Like Mr Lingnam, Joseph Finsbury had a compulsive urge to lecture people he encountered, and bombard them with irrelevant facts. The Agent-General and the narrator were recalling Chapter III of The Wrong Box (“The Lecturer at Large”) in which, in an inn, “The Tregonwell Arms”, he addresses – uninvited – a group of working men on the differences in living standards in different parts of the world:

…the old gentleman, with less compassion than he would have had
for brute beasts, delivered himself of all his tedious calculations.
As he occasionally gave ten versions of a single income, placing
the imaginary person in London, Paris, Bagdad, Spitzbergen,
Bassorah, Heligoland, the Scilly Islands, Brighton, Cincinnati, and
Nijni-Novgorod, with an appropriate outfit for each locality, it is no
wonder that his hearers look back on that evening as the most tiresome
they ever spent.

[Page 387 line 10] shandrydan a kind of a portable chaise with a hood; in later use a jocular name for a rickety old-fashioned vehicle,

[Page 387 line 32] Foresters’ Fête The Foresters were a ‘Friendly’ or ‘Mutual Benefit’ Society: these were voluntary associations which provided insurance and other benefits to their members.

A fête is a festival or fair, usually held out of doors in the summer-time, a familiar community event in English villages.

[Page 388 line 8] Sumtner Barton Ales we have no clear indication as to whether Kipling had a particular village in mind. If we assume that ‘Sumtner Barton’ was in Kent or Sussex, there were many good local breweries in those counties.

[Page 388 line 23] Regular troops Professional soldiers of the Regular Army.

[Page 389 line 13] casus belli cause of the war (Latin).

[Page 389 line 19 and Page 393 line 25] Youp-i-addy-i-ay More usually, ‘yip-i-addy-i-ay’. Other lines of this 1909 song run:

“I don’t care what becomes of me
When she plays me that sweet melody…”

[Page 389 line 33 and Page 390 line 18] paper bonnet-boxes the delivery boy would have had a framework on the front of his handle-bars for holding his load. ‘Bonnet boxes’ were big boxes of cardboard or heavy paper for holding hats. The ORG Editors were sceptical about whether four full swarms of bees would have been too heavy a load.

We have consulted a bee-keeper, Michael Radcliffe, of Parwich in Derbyshire, who suggests that to hold a swarm, each box could have weighed more than 11 lb (5 kg), so four would have been a heavy load for a lad on a bicycle, though perhaps not wholly unmanageable:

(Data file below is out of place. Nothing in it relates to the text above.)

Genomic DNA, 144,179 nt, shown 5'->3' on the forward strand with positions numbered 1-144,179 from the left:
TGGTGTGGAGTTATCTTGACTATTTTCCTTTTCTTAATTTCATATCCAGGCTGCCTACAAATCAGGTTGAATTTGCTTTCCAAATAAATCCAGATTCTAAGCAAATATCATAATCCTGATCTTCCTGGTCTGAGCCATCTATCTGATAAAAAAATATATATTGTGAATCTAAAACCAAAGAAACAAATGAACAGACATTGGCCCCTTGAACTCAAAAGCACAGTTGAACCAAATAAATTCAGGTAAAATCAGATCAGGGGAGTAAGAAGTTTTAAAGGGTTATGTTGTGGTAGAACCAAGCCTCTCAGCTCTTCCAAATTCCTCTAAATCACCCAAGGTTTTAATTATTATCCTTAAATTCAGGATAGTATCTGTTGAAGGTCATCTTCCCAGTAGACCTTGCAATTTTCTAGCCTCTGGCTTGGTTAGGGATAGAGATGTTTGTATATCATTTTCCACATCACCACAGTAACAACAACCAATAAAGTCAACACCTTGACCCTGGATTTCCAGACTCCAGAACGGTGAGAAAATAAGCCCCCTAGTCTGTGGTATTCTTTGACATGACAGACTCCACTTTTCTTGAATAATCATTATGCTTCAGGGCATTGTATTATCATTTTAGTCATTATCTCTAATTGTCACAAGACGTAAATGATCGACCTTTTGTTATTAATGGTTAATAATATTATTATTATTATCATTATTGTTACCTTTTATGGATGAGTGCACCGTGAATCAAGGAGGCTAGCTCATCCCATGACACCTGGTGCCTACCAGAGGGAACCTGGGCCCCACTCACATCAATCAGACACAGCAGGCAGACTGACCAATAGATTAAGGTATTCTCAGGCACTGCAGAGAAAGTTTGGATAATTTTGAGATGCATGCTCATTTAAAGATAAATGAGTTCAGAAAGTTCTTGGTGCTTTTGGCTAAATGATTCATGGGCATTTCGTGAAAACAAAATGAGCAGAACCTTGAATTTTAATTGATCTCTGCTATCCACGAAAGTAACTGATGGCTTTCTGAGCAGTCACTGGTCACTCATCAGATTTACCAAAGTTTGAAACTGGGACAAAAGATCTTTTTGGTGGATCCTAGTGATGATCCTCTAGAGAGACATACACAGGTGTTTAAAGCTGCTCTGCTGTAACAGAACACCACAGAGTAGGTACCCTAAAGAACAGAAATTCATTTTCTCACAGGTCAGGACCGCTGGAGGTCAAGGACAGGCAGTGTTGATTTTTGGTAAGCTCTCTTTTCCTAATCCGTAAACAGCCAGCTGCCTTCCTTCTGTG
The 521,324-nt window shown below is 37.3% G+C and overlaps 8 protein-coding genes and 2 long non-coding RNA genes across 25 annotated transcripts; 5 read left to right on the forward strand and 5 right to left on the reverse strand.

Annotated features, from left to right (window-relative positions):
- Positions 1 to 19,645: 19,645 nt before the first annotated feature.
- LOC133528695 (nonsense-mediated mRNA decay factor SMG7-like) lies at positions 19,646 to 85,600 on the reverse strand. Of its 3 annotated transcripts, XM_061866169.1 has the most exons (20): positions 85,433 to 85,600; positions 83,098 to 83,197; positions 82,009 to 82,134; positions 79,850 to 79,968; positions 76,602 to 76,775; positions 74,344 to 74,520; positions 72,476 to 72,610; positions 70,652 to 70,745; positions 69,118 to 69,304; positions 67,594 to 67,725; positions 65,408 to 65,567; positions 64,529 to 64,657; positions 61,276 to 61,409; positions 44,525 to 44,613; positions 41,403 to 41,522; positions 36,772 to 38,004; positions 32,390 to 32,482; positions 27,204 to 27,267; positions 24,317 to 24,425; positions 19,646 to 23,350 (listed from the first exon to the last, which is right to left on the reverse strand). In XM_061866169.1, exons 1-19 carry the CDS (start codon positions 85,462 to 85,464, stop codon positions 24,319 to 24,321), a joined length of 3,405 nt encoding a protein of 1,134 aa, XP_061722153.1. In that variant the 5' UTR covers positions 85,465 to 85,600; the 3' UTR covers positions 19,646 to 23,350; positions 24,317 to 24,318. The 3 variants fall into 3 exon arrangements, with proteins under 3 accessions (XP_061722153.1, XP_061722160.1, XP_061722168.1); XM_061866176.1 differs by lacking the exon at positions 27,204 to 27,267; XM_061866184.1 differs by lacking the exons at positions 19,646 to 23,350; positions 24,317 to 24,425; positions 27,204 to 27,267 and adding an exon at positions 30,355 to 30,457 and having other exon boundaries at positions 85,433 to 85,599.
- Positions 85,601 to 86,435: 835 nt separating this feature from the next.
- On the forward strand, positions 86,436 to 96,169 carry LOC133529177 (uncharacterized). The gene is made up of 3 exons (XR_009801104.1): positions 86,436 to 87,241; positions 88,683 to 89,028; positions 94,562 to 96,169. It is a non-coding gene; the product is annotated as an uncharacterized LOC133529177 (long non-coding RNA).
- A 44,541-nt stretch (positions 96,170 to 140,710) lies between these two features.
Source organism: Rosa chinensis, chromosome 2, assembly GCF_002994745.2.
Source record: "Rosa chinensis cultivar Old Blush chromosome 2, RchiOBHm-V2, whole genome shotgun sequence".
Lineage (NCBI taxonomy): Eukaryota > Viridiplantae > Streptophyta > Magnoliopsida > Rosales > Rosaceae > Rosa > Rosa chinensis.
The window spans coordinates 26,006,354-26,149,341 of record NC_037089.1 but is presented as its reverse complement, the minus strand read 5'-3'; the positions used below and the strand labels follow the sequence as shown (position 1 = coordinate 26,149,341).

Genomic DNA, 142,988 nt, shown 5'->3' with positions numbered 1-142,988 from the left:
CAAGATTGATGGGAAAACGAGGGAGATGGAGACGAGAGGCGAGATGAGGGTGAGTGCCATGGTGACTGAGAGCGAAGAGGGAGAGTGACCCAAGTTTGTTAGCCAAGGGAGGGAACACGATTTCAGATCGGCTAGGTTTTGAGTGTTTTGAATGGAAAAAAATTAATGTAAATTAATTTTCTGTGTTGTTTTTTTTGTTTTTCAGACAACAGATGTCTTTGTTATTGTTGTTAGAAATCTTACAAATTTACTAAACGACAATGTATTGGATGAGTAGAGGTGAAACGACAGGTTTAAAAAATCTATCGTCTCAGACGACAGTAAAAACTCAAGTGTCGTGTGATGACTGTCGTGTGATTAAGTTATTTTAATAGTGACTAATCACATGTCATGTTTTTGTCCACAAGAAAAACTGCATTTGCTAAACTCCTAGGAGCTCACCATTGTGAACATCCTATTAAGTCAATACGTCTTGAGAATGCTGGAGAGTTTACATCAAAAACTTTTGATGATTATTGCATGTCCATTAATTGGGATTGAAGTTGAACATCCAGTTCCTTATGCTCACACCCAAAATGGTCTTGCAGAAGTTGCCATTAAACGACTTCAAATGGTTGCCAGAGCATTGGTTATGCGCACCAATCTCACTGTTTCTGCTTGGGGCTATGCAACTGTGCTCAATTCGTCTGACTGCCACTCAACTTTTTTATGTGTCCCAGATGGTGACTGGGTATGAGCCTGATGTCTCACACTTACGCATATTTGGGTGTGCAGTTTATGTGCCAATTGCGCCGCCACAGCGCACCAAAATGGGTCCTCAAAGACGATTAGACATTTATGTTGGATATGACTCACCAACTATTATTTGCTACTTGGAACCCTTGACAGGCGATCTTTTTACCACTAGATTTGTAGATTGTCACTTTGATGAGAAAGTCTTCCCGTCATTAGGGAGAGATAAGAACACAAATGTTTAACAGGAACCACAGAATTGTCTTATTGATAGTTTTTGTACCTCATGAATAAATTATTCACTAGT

‘The hatching weight of a worker bee is about 100 mg. It will then grow to full maturity and the bee will collect honey and pollen grains (food) for the hive. For a 10,000 bee swarm, this will be a minimum 1 kg of bees, but more likely 1.5 to 2 kg allowing for bees grown to maturity and containing honey in their crops and pollen attached to their abdomens. So depending on the size of the swarm, you can calculate the weight.

Hives normally swarm in May when the space becomes inadequate to contain the rapidly increasing population of bees. Winter population is estimated to be about 15,000; mid summer population around 60 to 70 thousand. Assuming population in May is around 50,000 and 2/3rds of the bees swarm, this represents 50,000 x 2/3 x 1.5Kg /10,000 = 5Kg or about 11 lbs imperial weight. My feeling is this could be on the lower end of the scale.’ [M.F.R.]

[Page 391 line 7] Sodom and Gomorrah ‘the cities of the plain’ destroyed by fire from Heaven for their evil doings. See Genesis XIII.

[Page 391 line 13] Circassian beauty The Circassians were a community who were expelled from the historical Circassia (known as Cherkessia in Russia) in the late 19th Century after a series of uprisings against Russian Imperial rule. They were to be found in various areas of the old Ottoman (Turkish) Empire. Circassian women were famous for their beauty and their talent as dancing girls.

[Page 391 line 29] frowtened Sussex dialect, meaning ‘frightened’.

[Page 394 line 7] a three-ring circus a lot of noisy or confused activity.

[Page 396 line 16] “It’s night or Blucher” A phrase attributed to the Duke of Wellington at the battle of Waterloo, meaning that the only thing that could save the battle for the Allies against Napoleon was nightfall, or the arrival of General Blucher and his Prussian army on the battlefield.

[Page 369 line 24] her one practical joke her sting.

[Page 397 line 16] Deborah the bee (Hebrew); she does not like thunderstorms.

[Page 400 line 6] delirium tremens (D.T’s) commonly known as the ‘blue devils’ – caused by acute alcoholism – with hallucinations, trembling and homicidal or suicidal tendencies (Black’s Medical Dictionary).

[Page 401 line 12] trituration this really means to reduce to fine particles or to powder— so it is used humorously.

[Page 401 line 31] cocoanut shies a fairground game, in which one throws wooden balls at cocoanuts, so as to win prizes.

[Page 402 line 22] mugwumping mugwump is a word of north American Indian origin (from the Algonquin people) referring to someone who is self-important, with a high opinion of himself. [Chambers Dictionary]